A bee colony is a highly organised society and behaves with such intricate co-operation and selflessness. Bees literally live for the hive, its occupants and wellbeing. It is no wonder beehive colonies are referred to as a superorganism.
How you can help:
Consider setting up beehives at home or at the office.
Support local beekeepers by purchasing locally produced honey and other beehive products. Honey is the best sweetener you can buy.
Choose non poisonous chemical treatments for your garden and home as these are deadly to honey bees as well as other beneficial insects.
Plant a bee friendly garden with native and nectar producing flowers.
Many flowering weeds produce food for bees so leave them be and remove them just before they set seed.
Provide a water source such as a shallow basin with pebbles or sponges.
Bees are the only insects that produce food eaten by man.
Honey is the only food that includes all the substances necessary to sustain life, including enzymes, vitamins, minerals and water.
The average worker bee produces about 1/12th teaspoon of honey in her lifetime.
A hive of bees will fly about 120,000km which is the equivalent of three orbits around the earth to collect a mere 1kg of honey.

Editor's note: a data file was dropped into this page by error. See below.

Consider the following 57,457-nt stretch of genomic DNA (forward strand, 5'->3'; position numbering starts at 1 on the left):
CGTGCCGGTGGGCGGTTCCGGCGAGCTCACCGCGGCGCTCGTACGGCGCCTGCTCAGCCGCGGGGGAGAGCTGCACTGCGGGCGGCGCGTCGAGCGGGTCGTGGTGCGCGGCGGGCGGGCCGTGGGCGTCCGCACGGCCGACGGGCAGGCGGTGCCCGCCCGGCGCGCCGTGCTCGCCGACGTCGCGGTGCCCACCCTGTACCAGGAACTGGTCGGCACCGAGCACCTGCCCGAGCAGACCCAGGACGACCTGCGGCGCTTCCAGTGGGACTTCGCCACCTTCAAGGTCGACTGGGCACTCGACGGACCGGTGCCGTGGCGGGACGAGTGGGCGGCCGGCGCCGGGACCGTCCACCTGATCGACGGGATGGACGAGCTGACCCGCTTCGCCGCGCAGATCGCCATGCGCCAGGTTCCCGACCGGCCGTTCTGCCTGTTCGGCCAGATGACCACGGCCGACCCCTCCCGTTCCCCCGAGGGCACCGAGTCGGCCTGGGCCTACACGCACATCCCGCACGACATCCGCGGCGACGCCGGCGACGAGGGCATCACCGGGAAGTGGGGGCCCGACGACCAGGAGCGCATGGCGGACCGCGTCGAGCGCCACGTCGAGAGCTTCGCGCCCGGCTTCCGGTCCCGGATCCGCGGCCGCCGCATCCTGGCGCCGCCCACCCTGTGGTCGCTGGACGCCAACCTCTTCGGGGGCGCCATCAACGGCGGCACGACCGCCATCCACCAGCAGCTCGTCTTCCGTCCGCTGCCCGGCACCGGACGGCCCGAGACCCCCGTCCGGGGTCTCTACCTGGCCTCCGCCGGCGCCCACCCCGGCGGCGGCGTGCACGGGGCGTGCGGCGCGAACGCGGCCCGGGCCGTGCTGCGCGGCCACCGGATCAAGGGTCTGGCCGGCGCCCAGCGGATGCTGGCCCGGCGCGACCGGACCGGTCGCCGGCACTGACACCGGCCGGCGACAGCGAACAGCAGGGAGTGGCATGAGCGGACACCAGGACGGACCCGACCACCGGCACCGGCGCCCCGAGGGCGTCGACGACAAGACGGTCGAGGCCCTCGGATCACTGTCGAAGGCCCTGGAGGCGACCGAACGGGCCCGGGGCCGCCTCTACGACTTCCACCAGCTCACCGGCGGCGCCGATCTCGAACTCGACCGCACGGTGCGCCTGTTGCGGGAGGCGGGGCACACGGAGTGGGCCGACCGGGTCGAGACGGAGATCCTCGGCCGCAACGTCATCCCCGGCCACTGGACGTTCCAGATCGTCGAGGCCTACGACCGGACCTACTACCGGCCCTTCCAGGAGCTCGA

The honey bee's wings stroke about 200 beats per second making their famous, distinctive buzz.
A honeybee can fly for up to 10km and as fast as 25km per hour.
A strong hive can number between 40,000 - 60,000 bees and is made up of worker bees, drones and one queen bee.
Worker bees are all females and performs a multitude of tasks including tending to the queen, feeding larvae and drones, nectar ripening, producing heat, collecting water, house cleaning, guard duty, collection of pollen and nectar, to list a few.
Drones are male bees and have only one job, which is mating with queen bees. If the workers bees stop feeding the drones, they would die.
"Unique among all God's creatures, only the honeybee improves the environment and preys not on any other species." ~ Royden Brown